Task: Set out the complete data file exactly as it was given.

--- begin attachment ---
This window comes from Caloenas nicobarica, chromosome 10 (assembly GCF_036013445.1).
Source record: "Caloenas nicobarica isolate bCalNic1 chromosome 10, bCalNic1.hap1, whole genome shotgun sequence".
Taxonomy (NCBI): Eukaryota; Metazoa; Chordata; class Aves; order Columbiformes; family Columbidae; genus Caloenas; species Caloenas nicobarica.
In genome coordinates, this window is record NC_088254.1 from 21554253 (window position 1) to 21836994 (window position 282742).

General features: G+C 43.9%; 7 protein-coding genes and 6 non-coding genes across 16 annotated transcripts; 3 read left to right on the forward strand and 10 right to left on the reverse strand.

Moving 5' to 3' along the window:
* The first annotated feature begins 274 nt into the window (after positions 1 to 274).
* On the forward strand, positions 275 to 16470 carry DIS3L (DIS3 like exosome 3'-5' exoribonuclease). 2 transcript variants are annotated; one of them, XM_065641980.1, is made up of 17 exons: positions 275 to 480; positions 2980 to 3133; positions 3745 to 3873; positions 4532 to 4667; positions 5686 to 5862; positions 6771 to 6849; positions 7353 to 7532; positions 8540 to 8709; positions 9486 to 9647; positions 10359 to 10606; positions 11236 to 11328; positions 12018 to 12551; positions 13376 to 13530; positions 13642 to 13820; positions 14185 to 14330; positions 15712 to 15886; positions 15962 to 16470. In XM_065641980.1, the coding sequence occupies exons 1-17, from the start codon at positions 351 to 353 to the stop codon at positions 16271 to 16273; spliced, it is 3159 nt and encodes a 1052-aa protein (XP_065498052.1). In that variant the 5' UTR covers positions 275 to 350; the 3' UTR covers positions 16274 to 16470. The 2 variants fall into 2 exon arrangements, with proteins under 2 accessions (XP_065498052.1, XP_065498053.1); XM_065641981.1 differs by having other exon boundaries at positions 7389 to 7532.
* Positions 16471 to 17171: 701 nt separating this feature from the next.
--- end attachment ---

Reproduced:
This window comes from Caloenas nicobarica, chromosome 10 (assembly GCF_036013445.1).
Source record: "Caloenas nicobarica isolate bCalNic1 chromosome 10, bCalNic1.hap1, whole genome shotgun sequence".
Taxonomy (NCBI): Eukaryota; Metazoa; Chordata; class Aves; order Columbiformes; family Columbidae; genus Caloenas; species Caloenas nicobarica.
In genome coordinates, this window is record NC_088254.1 from 21554253 (window position 1) to 21836994 (window position 282742).

General features: G+C 43.9%; 7 protein-coding genes and 6 non-coding genes across 16 annotated transcripts; 3 read left to right on the forward strand and 10 right to left on the reverse strand.

Moving 5' to 3' along the window:
* The first annotated feature begins 274 nt into the window (after positions 1 to 274).
* On the forward strand, positions 275 to 16470 carry DIS3L (DIS3 like exosome 3'-5' exoribonuclease). 2 transcript variants are annotated; one of them, XM_065641980.1, is made up of 17 exons: positions 275 to 480; positions 2980 to 3133; positions 3745 to 3873; positions 4532 to 4667; positions 5686 to 5862; positions 6771 to 6849; positions 7353 to 7532; positions 8540 to 8709; positions 9486 to 9647; positions 10359 to 10606; positions 11236 to 11328; positions 12018 to 12551; positions 13376 to 13530; positions 13642 to 13820; positions 14185 to 14330; positions 15712 to 15886; positions 15962 to 16470. In XM_065641980.1, the coding sequence occupies exons 1-17, from the start codon at positions 351 to 353 to the stop codon at positions 16271 to 16273; spliced, it is 3159 nt and encodes a 1052-aa protein (XP_065498052.1). In that variant the 5' UTR covers positions 275 to 350; the 3' UTR covers positions 16274 to 16470. The 2 variants fall into 2 exon arrangements, with proteins under 2 accessions (XP_065498052.1, XP_065498053.1); XM_065641981.1 differs by having other exon boundaries at positions 7389 to 7532.
* Positions 16471 to 17171: 701 nt separating this feature from the next.